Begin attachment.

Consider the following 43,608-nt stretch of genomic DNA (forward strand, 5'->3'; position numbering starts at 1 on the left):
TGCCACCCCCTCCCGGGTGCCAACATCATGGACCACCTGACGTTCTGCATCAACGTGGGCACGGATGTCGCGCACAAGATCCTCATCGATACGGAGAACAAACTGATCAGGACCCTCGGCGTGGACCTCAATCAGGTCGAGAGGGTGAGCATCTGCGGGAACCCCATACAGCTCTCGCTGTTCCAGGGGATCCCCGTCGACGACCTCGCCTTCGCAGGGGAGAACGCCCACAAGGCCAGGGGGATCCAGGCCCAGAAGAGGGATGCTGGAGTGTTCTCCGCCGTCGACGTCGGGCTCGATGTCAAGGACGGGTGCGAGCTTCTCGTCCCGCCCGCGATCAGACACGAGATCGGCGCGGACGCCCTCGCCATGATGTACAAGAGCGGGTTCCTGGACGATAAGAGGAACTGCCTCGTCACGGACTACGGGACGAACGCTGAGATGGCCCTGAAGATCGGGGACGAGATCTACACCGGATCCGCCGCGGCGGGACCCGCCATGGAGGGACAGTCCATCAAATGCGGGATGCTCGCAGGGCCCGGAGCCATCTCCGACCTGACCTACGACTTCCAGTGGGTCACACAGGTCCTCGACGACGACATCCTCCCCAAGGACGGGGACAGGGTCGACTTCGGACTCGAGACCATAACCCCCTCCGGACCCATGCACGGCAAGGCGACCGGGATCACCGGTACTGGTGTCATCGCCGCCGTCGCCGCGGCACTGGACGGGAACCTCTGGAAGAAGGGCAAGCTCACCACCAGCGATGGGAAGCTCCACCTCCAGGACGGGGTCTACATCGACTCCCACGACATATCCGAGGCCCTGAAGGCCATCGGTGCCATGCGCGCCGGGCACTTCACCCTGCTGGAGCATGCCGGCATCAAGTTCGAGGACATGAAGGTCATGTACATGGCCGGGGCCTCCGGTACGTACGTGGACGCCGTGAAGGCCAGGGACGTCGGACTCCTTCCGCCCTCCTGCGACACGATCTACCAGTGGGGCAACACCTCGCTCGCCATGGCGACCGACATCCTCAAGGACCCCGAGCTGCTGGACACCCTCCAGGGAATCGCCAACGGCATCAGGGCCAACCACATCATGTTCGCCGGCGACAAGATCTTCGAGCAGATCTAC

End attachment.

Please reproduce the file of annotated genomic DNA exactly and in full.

Consider the following 43,608-nt stretch of genomic DNA (forward strand, 5'->3'; position numbering starts at 1 on the left):
TGCCACCCCCTCCCGGGTGCCAACATCATGGACCACCTGACGTTCTGCATCAACGTGGGCACGGATGTCGCGCACAAGATCCTCATCGATACGGAGAACAAACTGATCAGGACCCTCGGCGTGGACCTCAATCAGGTCGAGAGGGTGAGCATCTGCGGGAACCCCATACAGCTCTCGCTGTTCCAGGGGATCCCCGTCGACGACCTCGCCTTCGCAGGGGAGAACGCCCACAAGGCCAGGGGGATCCAGGCCCAGAAGAGGGATGCTGGAGTGTTCTCCGCCGTCGACGTCGGGCTCGATGTCAAGGACGGGTGCGAGCTTCTCGTCCCGCCCGCGATCAGACACGAGATCGGCGCGGACGCCCTCGCCATGATGTACAAGAGCGGGTTCCTGGACGATAAGAGGAACTGCCTCGTCACGGACTACGGGACGAACGCTGAGATGGCCCTGAAGATCGGGGACGAGATCTACACCGGATCCGCCGCGGCGGGACCCGCCATGGAGGGACAGTCCATCAAATGCGGGATGCTCGCAGGGCCCGGAGCCATCTCCGACCTGACCTACGACTTCCAGTGGGTCACACAGGTCCTCGACGACGACATCCTCCCCAAGGACGGGGACAGGGTCGACTTCGGACTCGAGACCATAACCCCCTCCGGACCCATGCACGGCAAGGCGACCGGGATCACCGGTACTGGTGTCATCGCCGCCGTCGCCGCGGCACTGGACGGGAACCTCTGGAAGAAGGGCAAGCTCACCACCAGCGATGGGAAGCTCCACCTCCAGGACGGGGTCTACATCGACTCCCACGACATATCCGAGGCCCTGAAGGCCATCGGTGCCATGCGCGCCGGGCACTTCACCCTGCTGGAGCATGCCGGCATCAAGTTCGAGGACATGAAGGTCATGTACATGGCCGGGGCCTCCGGTACGTACGTGGACGCCGTGAAGGCCAGGGACGTCGGACTCCTTCCGCCCTCCTGCGACACGATCTACCAGTGGGGCAACACCTCGCTCGCCATGGCGACCGACATCCTCAAGGACCCCGAGCTGCTGGACACCCTCCAGGGAATCGCCAACGGCATCAGGGCCAACCACATCATGTTCGCCGGCGACAAGATCTTCGAGCAGATCTAC